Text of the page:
Some years ago, the worldwide McDonald’s conglomerate persuaded schools in the Deep South — especially in Mississippi, if memory serves — to cook up hamburgers and french fries as school lunches.
Nutritionists, educators, parents and many others jumped up and fought the grease-and-fat menu, and the U.S. Department of Agriculture proposed child-health policies telling school districts to ban from cafeteria lines foods and sugary beverages like Coca-Cola that didn’t meet nationwide “Smart Snacks” nutrition guides.
McDonald’s had worked hard to have teachers who were wearing advertising shirts serve burgers and fries alongside Ronald McDonald in McDonald’s joints. The pitch was that the teachers’ schools would get a small percentage of the money from counter sales.
The purpose, however, was to tattoo the McDonald’s brand name into the minds and psyches of the school children, who would soon be McDonald’s customers. As a McDonald’s documentary told them, “There’s nothing wrong with fast food. There’s nothing wrong with McDonald’s.”
It’s an old, old story. The dollar is indeed almighty, no matter who has to pay for it. And it isn’t only here but in other countries around the world.
For example, two new scientific studies show how multinational food companies, like McDonald’s and Coca-Cola, have helped to shape decades of nutrition and health policies on obesity and diet-related illnesses — like Type 2 diabetes and hypertension — in China.
China has the world’s largest population and the largest number of children who are overweight, more than 15 million. Government campaigns to lower such rates of childhood obesity encourage children to exercise 10 minutes a day. But, inexplicably, they don’t emphasize the importance of cutting back on the calorie-laden junk foods and sugary beverages, whose sales in China crank out billions of dollars for the big U.S. companies.
In Washington, the coordinator for these companies, the International Life Sciences Institute (ILSI) promotes itself as a bridge between scientists, government officials and multinational food companies. But in China it is so well-placed that it runs its operations from inside the government’s Centre for Disease Control and Prevention in Beijing. Among the companies bankrolling ILSI’s cash are McDonald’s, Coca-Cola, Pepsi Co. and the Yum! brands of junk food snacks and chips.
It lobbies to cultivate key Chinese officials in an effort to stave off the growing movements for food-regulation and soda taxes that have been sweeping Europe and the West. Universities, government health agencies and hospitals in the United States — among them the multi-billion-dollar Geisinger Health System in Pennsylvania — have begun to ban the sale of soft drinks containing sugar on their premises.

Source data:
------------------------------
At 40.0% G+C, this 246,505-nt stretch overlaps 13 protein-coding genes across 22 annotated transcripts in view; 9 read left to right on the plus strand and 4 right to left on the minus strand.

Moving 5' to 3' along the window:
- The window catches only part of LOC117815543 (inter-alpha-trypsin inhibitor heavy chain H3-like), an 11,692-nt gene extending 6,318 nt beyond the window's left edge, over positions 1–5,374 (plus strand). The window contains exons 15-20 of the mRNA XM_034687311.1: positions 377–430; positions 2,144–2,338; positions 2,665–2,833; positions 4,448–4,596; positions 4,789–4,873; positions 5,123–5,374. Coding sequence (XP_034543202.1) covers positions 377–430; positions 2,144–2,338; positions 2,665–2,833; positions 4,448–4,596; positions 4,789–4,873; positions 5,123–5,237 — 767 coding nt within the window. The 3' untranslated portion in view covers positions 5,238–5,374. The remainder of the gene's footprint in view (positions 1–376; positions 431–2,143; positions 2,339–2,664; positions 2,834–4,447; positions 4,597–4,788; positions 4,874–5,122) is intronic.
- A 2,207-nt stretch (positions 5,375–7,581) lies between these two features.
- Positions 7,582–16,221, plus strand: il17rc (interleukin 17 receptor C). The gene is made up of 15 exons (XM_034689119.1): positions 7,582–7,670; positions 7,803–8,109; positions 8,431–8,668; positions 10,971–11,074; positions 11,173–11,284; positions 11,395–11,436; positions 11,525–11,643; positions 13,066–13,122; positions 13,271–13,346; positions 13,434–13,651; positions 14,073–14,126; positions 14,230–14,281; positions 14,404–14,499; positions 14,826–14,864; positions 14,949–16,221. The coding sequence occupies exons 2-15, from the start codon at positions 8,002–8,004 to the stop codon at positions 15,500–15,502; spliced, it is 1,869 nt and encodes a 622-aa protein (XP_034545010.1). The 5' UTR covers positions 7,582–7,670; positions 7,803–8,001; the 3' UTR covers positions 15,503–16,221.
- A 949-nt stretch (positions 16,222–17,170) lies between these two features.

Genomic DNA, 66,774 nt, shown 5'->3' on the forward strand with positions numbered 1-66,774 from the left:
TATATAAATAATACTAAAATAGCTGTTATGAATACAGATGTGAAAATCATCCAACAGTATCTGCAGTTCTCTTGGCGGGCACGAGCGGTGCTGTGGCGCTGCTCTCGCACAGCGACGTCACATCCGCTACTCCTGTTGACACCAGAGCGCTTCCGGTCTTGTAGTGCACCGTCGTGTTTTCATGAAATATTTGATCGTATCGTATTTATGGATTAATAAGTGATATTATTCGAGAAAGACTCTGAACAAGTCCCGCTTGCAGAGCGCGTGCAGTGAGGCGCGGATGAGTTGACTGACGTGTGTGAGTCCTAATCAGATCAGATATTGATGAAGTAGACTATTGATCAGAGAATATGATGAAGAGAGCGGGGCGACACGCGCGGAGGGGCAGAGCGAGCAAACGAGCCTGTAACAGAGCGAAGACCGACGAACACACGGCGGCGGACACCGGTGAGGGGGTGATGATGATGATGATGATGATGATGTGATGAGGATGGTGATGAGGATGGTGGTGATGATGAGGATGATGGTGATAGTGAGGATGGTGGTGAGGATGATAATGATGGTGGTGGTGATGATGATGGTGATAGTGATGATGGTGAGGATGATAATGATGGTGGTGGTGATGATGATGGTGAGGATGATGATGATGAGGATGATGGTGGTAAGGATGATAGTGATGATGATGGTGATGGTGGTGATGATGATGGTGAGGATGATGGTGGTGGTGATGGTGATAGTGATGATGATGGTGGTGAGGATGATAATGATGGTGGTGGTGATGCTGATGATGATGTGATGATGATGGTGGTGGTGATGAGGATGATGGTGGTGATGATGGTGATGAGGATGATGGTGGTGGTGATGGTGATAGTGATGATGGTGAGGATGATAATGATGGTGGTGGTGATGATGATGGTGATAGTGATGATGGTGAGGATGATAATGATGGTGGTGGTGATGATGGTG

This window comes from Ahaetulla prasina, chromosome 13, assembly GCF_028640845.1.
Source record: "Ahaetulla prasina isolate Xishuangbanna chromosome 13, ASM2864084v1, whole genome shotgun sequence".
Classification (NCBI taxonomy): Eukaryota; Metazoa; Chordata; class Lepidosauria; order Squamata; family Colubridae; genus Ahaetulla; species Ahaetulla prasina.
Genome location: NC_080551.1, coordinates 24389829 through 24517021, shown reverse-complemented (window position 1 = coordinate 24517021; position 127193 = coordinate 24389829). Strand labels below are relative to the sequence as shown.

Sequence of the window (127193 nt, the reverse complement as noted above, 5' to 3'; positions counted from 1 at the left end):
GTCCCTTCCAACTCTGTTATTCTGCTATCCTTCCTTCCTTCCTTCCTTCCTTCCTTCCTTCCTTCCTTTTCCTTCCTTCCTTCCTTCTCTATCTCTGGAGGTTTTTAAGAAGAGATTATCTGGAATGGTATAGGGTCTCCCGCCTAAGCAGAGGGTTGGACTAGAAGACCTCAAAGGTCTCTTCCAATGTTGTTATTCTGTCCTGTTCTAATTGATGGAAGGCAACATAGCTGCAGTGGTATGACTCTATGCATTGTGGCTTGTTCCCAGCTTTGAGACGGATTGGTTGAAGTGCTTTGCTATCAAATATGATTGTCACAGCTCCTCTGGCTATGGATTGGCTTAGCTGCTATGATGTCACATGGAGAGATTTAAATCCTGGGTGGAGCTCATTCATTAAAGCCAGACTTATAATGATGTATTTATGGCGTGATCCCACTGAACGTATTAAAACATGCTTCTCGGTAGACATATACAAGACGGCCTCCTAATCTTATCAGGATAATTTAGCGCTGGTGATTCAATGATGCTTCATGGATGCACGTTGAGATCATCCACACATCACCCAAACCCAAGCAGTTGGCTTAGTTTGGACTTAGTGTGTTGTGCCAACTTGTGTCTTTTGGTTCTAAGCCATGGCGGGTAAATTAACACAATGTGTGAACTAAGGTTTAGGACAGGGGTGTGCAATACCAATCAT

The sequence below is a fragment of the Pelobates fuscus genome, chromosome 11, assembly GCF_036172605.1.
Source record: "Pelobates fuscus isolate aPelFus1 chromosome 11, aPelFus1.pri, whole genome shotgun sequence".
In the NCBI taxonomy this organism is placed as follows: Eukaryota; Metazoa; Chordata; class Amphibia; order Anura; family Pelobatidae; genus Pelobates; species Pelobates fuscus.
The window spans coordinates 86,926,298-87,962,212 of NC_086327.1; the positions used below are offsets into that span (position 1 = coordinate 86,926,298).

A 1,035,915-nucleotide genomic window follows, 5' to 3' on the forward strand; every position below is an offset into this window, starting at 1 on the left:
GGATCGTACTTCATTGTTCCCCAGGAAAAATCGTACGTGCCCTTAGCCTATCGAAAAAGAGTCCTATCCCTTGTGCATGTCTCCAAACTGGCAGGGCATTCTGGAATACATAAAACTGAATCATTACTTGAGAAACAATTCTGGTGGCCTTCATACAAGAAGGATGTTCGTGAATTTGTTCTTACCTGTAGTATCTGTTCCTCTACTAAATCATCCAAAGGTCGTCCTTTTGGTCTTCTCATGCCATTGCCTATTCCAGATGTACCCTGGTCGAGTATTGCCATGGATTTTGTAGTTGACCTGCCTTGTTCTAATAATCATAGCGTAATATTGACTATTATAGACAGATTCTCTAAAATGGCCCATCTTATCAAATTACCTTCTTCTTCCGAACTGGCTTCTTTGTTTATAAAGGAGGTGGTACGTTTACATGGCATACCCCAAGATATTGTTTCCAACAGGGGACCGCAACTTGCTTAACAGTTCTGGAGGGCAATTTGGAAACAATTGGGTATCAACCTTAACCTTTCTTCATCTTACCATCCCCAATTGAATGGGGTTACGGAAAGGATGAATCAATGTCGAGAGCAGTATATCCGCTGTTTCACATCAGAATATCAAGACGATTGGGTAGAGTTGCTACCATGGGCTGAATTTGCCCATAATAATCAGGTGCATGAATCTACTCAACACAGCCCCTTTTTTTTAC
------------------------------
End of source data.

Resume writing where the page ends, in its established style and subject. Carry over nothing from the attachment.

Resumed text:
Not long ago, I wrote about another alphabet lobbying agency here in the U.S., the secretive American Legislative Exchange Council (ALEC). The “exchange” in its name is between big-money corporate donors and state legislators. The corporations pay ALEC’s expenses and contribute to legislators’ election campaigns. In return, legislators in Pennsylvania and other states carry the agendas of Big Business to Harrisburg and statehouses throughout America.
So it can happen here.
Just as the more than 10,000 lobbyists in Washington actually write the bills on which Congress puts its stamp, ALEC drafts legislation designed to carry out its members’ corporate goals. It claims to introduce 800 to 1,000 bills each year in our 50 state legislatures and get 20 percent of them enacted. That’s bad business for us.
Over 10 years, big business corporate backers put more than $370 million into the election war chests of ALEC’s friends in state senates and assemblies. Two thousand state legislators are members of ALEC; that’s a quarter of all state legislators in America.
The corporations themselves each pay $25,000 or more to become ALEC members, and they pay ALEC’s expenses. A list of its current and past corporate members includes Alcoa, Amazon, Amoco, Amway, AT&T, Boeing, BP, Chevron, Coca-Cola, Corrections Corporation of America, CVS, Dell, Dupont, Exxon Mobil, Facebook, General Electric, General Motors, Google, Home Depot, IBM, Koch Industries, McDonald’s, Merck, Microsoft, Sony, the U.S. Chamber of Commerce, Verizon, Visa and Walmart.
When you look at the list of corporations and see the number of state senators and representatives who are doing their bidding, here as in China, you have to realize that the things they’re doing are not benefiting us. At their root are the self-protecting and self-aggrandizing principles of the same billionaires who benefited most from the huge 2017 tax cuts for the richest one percent in America.
All in all, it’s a continuous and relentless across-the-board attack on the rest of us, the people who depend on old-age and disability protections, on Medicare and Medicaid, on job and consumer protections, on Obamacare, on unemployment insurance and on the hard-won safety net that Congress and our state legislatures are undercutting every day.
Have a Coke? No thank you.
(Bomboy has taught for more than 30 years in colleges and universities.)